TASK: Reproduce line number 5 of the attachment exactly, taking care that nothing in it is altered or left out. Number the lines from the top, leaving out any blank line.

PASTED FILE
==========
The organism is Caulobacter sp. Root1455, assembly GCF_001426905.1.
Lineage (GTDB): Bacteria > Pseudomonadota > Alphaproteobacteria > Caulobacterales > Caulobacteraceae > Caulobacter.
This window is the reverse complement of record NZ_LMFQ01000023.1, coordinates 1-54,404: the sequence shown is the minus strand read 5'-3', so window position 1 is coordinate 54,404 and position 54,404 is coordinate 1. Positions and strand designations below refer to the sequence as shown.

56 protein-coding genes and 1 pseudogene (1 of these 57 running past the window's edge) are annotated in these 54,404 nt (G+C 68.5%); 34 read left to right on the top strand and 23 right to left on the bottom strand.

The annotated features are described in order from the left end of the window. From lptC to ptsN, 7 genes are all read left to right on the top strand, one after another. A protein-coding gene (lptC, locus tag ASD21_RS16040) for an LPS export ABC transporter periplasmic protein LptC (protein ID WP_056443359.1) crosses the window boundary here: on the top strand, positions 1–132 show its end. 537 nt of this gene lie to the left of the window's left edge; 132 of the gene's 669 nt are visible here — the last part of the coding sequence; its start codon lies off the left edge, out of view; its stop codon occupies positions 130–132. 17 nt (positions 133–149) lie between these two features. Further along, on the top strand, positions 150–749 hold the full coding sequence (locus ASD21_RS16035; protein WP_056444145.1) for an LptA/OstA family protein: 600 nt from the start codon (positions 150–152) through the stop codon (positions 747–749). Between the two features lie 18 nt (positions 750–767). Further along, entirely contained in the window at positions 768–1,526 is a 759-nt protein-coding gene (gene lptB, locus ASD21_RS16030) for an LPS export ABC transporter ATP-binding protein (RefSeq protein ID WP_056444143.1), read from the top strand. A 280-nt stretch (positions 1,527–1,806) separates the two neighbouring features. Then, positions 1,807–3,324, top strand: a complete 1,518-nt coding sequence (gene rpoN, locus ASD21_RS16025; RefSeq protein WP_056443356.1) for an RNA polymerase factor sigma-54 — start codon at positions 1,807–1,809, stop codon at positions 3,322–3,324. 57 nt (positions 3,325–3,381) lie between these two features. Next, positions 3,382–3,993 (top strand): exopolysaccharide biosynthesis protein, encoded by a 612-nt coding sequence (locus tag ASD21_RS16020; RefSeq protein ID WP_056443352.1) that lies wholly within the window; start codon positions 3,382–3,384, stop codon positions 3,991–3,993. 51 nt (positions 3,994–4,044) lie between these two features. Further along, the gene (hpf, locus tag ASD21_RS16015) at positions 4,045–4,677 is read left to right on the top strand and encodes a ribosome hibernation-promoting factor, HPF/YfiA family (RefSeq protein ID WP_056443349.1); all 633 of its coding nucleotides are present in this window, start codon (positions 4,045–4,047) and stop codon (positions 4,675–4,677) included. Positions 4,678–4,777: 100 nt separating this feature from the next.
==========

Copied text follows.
The annotated features are described in order from the left end of the window. From lptC to ptsN, 7 genes are all read left to right on the top strand, one after another. A protein-coding gene (lptC, locus tag ASD21_RS16040) for an LPS export ABC transporter periplasmic protein LptC (protein ID WP_056443359.1) crosses the window boundary here: on the top strand, positions 1–132 show its end. 537 nt of this gene lie to the left of the window's left edge; 132 of the gene's 669 nt are visible here — the last part of the coding sequence; its start codon lies off the left edge, out of view; its stop codon occupies positions 130–132. 17 nt (positions 133–149) lie between these two features. Further along, on the top strand, positions 150–749 hold the full coding sequence (locus ASD21_RS16035; protein WP_056444145.1) for an LptA/OstA family protein: 600 nt from the start codon (positions 150–152) through the stop codon (positions 747–749). Between the two features lie 18 nt (positions 750–767). Further along, entirely contained in the window at positions 768–1,526 is a 759-nt protein-coding gene (gene lptB, locus ASD21_RS16030) for an LPS export ABC transporter ATP-binding protein (RefSeq protein ID WP_056444143.1), read from the top strand. A 280-nt stretch (positions 1,527–1,806) separates the two neighbouring features. Then, positions 1,807–3,324, top strand: a complete 1,518-nt coding sequence (gene rpoN, locus ASD21_RS16025; RefSeq protein WP_056443356.1) for an RNA polymerase factor sigma-54 — start codon at positions 1,807–1,809, stop codon at positions 3,322–3,324. 57 nt (positions 3,325–3,381) lie between these two features. Next, positions 3,382–3,993 (top strand): exopolysaccharide biosynthesis protein, encoded by a 612-nt coding sequence (locus tag ASD21_RS16020; RefSeq protein ID WP_056443352.1) that lies wholly within the window; start codon positions 3,382–3,384, stop codon positions 3,991–3,993. 51 nt (positions 3,994–4,044) lie between these two features. Further along, the gene (hpf, locus tag ASD21_RS16015) at positions 4,045–4,677 is read left to right on the top strand and encodes a ribosome hibernation-promoting factor, HPF/YfiA family (RefSeq protein ID WP_056443349.1); all 633 of its coding nucleotides are present in this window, start codon (positions 4,045–4,047) and stop codon (positions 4,675–4,677) included. Positions 4,678–4,777: 100 nt separating this feature from the next.